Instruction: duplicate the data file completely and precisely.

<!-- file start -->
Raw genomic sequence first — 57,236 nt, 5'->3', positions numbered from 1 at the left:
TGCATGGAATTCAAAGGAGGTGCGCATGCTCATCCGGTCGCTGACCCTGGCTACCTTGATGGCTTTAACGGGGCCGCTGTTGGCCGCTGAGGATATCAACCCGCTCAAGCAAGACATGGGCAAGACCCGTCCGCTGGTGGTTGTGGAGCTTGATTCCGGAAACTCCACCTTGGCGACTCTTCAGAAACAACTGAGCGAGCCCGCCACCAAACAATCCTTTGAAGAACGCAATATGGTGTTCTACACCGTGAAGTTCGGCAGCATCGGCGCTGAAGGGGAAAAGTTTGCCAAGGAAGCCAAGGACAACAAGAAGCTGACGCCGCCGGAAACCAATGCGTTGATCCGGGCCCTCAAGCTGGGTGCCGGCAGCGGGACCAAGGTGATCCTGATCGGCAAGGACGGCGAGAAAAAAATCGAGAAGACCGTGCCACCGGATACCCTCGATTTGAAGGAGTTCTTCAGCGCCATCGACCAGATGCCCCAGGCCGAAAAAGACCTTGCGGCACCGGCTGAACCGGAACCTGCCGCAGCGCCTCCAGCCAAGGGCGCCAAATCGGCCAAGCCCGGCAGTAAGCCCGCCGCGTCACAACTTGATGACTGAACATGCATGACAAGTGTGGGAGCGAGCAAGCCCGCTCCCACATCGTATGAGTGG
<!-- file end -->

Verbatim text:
Raw genomic sequence first — 57,236 nt, 5'->3', positions numbered from 1 at the left:
TGCATGGAATTCAAAGGAGGTGCGCATGCTCATCCGGTCGCTGACCCTGGCTACCTTGATGGCTTTAACGGGGCCGCTGTTGGCCGCTGAGGATATCAACCCGCTCAAGCAAGACATGGGCAAGACCCGTCCGCTGGTGGTTGTGGAGCTTGATTCCGGAAACTCCACCTTGGCGACTCTTCAGAAACAACTGAGCGAGCCCGCCACCAAACAATCCTTTGAAGAACGCAATATGGTGTTCTACACCGTGAAGTTCGGCAGCATCGGCGCTGAAGGGGAAAAGTTTGCCAAGGAAGCCAAGGACAACAAGAAGCTGACGCCGCCGGAAACCAATGCGTTGATCCGGGCCCTCAAGCTGGGTGCCGGCAGCGGGACCAAGGTGATCCTGATCGGCAAGGACGGCGAGAAAAAAATCGAGAAGACCGTGCCACCGGATACCCTCGATTTGAAGGAGTTCTTCAGCGCCATCGACCAGATGCCCCAGGCCGAAAAAGACCTTGCGGCACCGGCTGAACCGGAACCTGCCGCAGCGCCTCCAGCCAAGGGCGCCAAATCGGCCAAGCCCGGCAGTAAGCCCGCCGCGTCACAACTTGATGACTGAACATGCATGACAAGTGTGGGAGCGAGCAAGCCCGCTCCCACATCGTATGAGTGG